THE brother of Peter Sutcliffe says he feels he is in the dark about any funeral arrangements and only found out about his death on television.
The notorious serial killer, who murdered 13 women and was dubbed the Yorkshire Ripper, died last week aged 74.
Sutcliffe had been ill for several weeks and is understood to have been suffering from Covid-19.
His brother Mick Sutcliffe, 70, says he did not receive any medical updates about his brother before he died.
He added he only found out about his brother’s death by switching on the television news last Friday – after his death was announced publicly.
Mick added he did not have a weekly telephone call with the Ripper for the last few weeks of his life.
He said: “The whole country knew my brother had died before I did.
“I have not got a clue about his funeral. Nobody has told us anything. We don’t know when it (any funeral) is. I didn’t even know he had covid. “It was s*** to find out that way. I should have been told before everyone else. I’m just p***** off they did not tell us anything. They would not tell us anything at all.
“I found out by switching on the TV news on Friday morning, at around nine or 10am.
“There’s nothing we can do about it, we just have to wait.
“I’m not grieving for him, he has gone now. “
A Prisons Service spokesperson said: “The prisoner’s nominated next of kin are always informed before any details are shared publicly.”
The serial killer was serving a whole life term for murdering 13 women across Yorkshire and the north-west of England between 1975 and 1980.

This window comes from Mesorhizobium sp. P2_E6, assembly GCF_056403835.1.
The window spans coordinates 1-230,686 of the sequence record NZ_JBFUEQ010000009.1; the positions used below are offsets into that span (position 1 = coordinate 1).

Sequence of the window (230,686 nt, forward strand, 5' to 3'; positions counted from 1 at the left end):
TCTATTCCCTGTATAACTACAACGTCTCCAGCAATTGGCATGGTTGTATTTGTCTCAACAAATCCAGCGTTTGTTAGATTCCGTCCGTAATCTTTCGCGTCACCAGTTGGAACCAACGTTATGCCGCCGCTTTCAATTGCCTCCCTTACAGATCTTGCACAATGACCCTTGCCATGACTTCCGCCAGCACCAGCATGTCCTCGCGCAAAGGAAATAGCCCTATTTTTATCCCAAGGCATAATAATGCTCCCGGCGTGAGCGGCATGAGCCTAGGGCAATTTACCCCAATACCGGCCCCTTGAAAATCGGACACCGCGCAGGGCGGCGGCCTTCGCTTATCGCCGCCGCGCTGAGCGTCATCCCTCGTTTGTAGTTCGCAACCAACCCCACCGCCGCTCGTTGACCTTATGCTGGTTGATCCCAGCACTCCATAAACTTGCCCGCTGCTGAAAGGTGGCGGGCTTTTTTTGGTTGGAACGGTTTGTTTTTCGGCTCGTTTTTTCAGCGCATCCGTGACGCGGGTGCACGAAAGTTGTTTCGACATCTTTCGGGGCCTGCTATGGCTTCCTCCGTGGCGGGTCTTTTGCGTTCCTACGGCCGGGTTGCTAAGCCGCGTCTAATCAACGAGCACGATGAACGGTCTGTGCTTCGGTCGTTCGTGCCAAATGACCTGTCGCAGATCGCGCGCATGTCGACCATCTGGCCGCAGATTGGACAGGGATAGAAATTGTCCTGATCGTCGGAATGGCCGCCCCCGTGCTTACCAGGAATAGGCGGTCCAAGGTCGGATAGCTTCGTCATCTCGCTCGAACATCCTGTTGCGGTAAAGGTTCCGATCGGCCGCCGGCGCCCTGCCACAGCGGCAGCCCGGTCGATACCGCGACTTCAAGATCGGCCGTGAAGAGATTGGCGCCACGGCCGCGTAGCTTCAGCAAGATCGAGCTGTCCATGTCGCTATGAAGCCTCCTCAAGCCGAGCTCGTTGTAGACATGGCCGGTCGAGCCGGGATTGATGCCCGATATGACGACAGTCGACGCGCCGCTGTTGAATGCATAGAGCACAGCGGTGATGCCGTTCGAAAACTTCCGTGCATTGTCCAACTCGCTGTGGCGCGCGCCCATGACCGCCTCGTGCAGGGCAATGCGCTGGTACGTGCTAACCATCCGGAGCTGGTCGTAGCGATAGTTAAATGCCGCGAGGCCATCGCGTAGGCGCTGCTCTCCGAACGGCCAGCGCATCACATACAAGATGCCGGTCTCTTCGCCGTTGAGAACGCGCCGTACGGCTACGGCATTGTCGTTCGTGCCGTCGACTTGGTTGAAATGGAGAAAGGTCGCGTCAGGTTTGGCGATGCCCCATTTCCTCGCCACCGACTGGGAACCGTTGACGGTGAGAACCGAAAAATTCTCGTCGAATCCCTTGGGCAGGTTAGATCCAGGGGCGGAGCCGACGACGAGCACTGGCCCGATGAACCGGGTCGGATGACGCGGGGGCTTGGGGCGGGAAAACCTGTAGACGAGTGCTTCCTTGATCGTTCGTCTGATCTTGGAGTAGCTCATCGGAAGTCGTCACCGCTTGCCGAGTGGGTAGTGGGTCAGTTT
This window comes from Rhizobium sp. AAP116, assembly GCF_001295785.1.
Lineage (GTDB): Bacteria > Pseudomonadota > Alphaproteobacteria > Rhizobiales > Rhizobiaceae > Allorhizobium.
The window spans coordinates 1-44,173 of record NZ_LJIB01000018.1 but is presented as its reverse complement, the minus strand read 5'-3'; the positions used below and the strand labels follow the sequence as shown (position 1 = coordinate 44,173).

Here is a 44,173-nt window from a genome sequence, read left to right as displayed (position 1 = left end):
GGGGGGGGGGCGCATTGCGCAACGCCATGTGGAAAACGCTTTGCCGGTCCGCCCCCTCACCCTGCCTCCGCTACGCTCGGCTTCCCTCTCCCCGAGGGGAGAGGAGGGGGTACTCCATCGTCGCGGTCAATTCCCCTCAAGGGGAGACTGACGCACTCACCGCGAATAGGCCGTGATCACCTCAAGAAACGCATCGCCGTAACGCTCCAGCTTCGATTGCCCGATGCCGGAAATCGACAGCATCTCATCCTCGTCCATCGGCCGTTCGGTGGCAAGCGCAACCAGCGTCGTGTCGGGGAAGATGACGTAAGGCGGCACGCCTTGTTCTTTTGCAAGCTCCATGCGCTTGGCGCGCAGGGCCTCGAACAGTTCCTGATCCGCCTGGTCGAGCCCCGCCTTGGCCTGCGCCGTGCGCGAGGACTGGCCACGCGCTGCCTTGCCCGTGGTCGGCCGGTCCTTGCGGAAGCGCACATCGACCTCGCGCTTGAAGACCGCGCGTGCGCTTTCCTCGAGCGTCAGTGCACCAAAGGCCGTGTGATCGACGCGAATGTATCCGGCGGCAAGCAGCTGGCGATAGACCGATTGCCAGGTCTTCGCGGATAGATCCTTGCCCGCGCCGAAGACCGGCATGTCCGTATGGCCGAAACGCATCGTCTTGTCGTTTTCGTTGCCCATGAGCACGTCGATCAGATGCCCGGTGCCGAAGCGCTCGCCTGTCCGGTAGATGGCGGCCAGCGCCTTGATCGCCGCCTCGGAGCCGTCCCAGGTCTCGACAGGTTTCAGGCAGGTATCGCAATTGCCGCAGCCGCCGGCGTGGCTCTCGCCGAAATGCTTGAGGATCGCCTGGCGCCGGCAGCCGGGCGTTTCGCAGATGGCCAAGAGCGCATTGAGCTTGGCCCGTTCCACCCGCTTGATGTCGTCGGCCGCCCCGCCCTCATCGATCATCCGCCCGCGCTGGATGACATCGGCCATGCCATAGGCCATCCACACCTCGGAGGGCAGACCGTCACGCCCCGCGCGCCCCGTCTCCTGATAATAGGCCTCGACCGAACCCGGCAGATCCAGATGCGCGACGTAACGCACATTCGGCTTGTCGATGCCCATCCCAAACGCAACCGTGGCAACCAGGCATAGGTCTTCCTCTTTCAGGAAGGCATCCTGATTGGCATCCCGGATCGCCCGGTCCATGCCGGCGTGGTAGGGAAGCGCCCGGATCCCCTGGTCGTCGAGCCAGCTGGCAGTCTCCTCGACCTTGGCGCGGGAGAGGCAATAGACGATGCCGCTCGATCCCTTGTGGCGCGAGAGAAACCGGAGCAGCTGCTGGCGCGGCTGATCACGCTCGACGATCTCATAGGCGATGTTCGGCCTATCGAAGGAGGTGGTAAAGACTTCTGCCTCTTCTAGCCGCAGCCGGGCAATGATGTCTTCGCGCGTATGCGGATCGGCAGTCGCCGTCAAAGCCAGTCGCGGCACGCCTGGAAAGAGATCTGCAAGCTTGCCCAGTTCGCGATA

Sutcliffe was found guilty in 1981 after an unprecedented police manhunt.
He spent three decades at Broadmoor Hospital before being moved to Frankland Prison in County Durham in 2016.
Known as the Yorkshire Ripper, Sutcliffe, a former lorry driver from Bingley, committed a five year reign of terror around West Yorkshire between 1975 and 1980.
Before his death, the T&A reported that he had been refusing treatment at a hospital in County Durham close to Frankland Prison where he was incarcerated.
He was taken to the University Hospital of North Durham following a suspected heart attack at the end of October.
After returning to the prison, he developed Covid-19 symptoms and was taken back to the hospital earlier this month.
Sutcliffe was reportedly refusing treatment from doctors for the killer virus in hospital.
Due to suffering from diabetes, being obese and because of his advanced age, Sutcliffe was particularly vulnerable to a virus that has already claimed tens of thousands of people’s lives across the UK.
Jailed in 1981, for the murders and attacking nine others, Sutcliffe received 20 life sentences, which was extended to a whole life term in 2010.
Following his imprisonment, Sutcliffe was diagnosed as a paranoid schizophrenic and after almost three years at HMP Parkhurst on the Isle of Wight he was transferred to the secure Broadmoor Hospital in 1984, where he was incarcerated until 2016.
After being deemed sane enough to return to prison, Sutcliffe was transferred to the Category A HMP Frankland, where he remained until he died.